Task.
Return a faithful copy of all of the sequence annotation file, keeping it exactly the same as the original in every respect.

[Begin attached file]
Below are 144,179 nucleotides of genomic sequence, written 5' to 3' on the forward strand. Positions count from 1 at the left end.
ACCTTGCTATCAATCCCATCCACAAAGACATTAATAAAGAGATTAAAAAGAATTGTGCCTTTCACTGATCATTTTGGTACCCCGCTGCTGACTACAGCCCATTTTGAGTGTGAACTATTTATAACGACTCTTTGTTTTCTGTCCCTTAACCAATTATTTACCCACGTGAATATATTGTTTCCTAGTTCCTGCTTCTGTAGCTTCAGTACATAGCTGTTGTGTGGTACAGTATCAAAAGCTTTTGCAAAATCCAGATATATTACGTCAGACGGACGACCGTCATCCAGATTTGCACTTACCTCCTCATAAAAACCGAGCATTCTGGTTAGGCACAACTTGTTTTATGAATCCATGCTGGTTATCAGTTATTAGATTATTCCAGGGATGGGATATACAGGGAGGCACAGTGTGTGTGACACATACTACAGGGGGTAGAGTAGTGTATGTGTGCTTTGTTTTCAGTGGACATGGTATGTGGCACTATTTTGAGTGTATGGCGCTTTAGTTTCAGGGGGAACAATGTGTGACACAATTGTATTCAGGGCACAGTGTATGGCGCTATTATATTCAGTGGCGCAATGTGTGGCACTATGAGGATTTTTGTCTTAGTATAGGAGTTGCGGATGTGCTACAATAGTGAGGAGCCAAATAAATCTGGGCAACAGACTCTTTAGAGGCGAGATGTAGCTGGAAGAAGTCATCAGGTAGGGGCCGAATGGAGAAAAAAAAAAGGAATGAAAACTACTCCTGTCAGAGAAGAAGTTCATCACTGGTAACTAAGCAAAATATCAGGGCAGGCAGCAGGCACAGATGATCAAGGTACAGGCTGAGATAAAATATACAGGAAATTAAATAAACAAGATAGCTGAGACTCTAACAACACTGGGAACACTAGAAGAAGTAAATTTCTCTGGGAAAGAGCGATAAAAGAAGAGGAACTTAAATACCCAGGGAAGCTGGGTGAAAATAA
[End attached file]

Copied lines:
Below are 144,179 nucleotides of genomic sequence, written 5' to 3' on the forward strand. Positions count from 1 at the left end.
ACCTTGCTATCAATCCCATCCACAAAGACATTAATAAAGAGATTAAAAAGAATTGTGCCTTTCACTGATCATTTTGGTACCCCGCTGCTGACTACAGCCCATTTTGAGTGTGAACTATTTATAACGACTCTTTGTTTTCTGTCCCTTAACCAATTATTTACCCACGTGAATATATTGTTTCCTAGTTCCTGCTTCTGTAGCTTCAGTACATAGCTGTTGTGTGGTACAGTATCAAAAGCTTTTGCAAAATCCAGATATATTACGTCAGACGGACGACCGTCATCCAGATTTGCACTTACCTCCTCATAAAAACCGAGCATTCTGGTTAGGCACAACTTGTTTTATGAATCCATGCTGGTTATCAGTTATTAGATTATTCCAGGGATGGGATATACAGGGAGGCACAGTGTGTGTGACACATACTACAGGGGGTAGAGTAGTGTATGTGTGCTTTGTTTTCAGTGGACATGGTATGTGGCACTATTTTGAGTGTATGGCGCTTTAGTTTCAGGGGGAACAATGTGTGACACAATTGTATTCAGGGCACAGTGTATGGCGCTATTATATTCAGTGGCGCAATGTGTGGCACTATGAGGATTTTTGTCTTAGTATAGGAGTTGCGGATGTGCTACAATAGTGAGGAGCCAAATAAATCTGGGCAACAGACTCTTTAGAGGCGAGATGTAGCTGGAAGAAGTCATCAGGTAGGGGCCGAATGGAGAAAAAAAAAAGGAATGAAAACTACTCCTGTCAGAGAAGAAGTTCATCACTGGTAACTAAGCAAAATATCAGGGCAGGCAGCAGGCACAGATGATCAAGGTACAGGCTGAGATAAAATATACAGGAAATTAAATAAACAAGATAGCTGAGACTCTAACAACACTGGGAACACTAGAAGAAGTAAATTTCTCTGGGAAAGAGCGATAAAAGAAGAGGAACTTAAATACCCAGGGAAGCTGGGTGAAAATAA